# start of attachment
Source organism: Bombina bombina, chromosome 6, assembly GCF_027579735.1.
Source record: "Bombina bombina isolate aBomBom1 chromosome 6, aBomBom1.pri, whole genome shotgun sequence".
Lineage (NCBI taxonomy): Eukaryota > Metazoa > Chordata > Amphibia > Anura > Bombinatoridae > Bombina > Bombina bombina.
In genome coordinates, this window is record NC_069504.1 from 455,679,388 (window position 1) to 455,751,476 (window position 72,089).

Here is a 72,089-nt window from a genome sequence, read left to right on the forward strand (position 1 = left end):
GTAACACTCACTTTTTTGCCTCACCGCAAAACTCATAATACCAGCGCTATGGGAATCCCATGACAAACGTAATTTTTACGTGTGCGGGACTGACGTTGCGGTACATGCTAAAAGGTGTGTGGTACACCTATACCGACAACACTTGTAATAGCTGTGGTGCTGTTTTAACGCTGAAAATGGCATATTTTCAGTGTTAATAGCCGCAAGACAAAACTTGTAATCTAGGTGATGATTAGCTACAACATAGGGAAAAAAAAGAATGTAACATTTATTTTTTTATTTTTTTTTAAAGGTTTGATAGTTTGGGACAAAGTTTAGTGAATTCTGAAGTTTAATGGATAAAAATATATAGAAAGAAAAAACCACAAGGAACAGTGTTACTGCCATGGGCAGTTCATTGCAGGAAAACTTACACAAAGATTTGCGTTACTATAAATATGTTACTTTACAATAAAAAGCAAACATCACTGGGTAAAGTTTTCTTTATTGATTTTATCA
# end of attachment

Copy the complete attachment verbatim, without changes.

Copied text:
Source organism: Bombina bombina, chromosome 6, assembly GCF_027579735.1.
Source record: "Bombina bombina isolate aBomBom1 chromosome 6, aBomBom1.pri, whole genome shotgun sequence".
Lineage (NCBI taxonomy): Eukaryota > Metazoa > Chordata > Amphibia > Anura > Bombinatoridae > Bombina > Bombina bombina.
In genome coordinates, this window is record NC_069504.1 from 455,679,388 (window position 1) to 455,751,476 (window position 72,089).

Here is a 72,089-nt window from a genome sequence, read left to right on the forward strand (position 1 = left end):
GTAACACTCACTTTTTTGCCTCACCGCAAAACTCATAATACCAGCGCTATGGGAATCCCATGACAAACGTAATTTTTACGTGTGCGGGACTGACGTTGCGGTACATGCTAAAAGGTGTGTGGTACACCTATACCGACAACACTTGTAATAGCTGTGGTGCTGTTTTAACGCTGAAAATGGCATATTTTCAGTGTTAATAGCCGCAAGACAAAACTTGTAATCTAGGTGATGATTAGCTACAACATAGGGAAAAAAAAGAATGTAACATTTATTTTTTTATTTTTTTTTAAAGGTTTGATAGTTTGGGACAAAGTTTAGTGAATTCTGAAGTTTAATGGATAAAAATATATAGAAAGAAAAAACCACAAGGAACAGTGTTACTGCCATGGGCAGTTCATTGCAGGAAAACTTACACAAAGATTTGCGTTACTATAAATATGTTACTTTACAATAAAAAGCAAACATCACTGGGTAAAGTTTTCTTTATTGATTTTATCA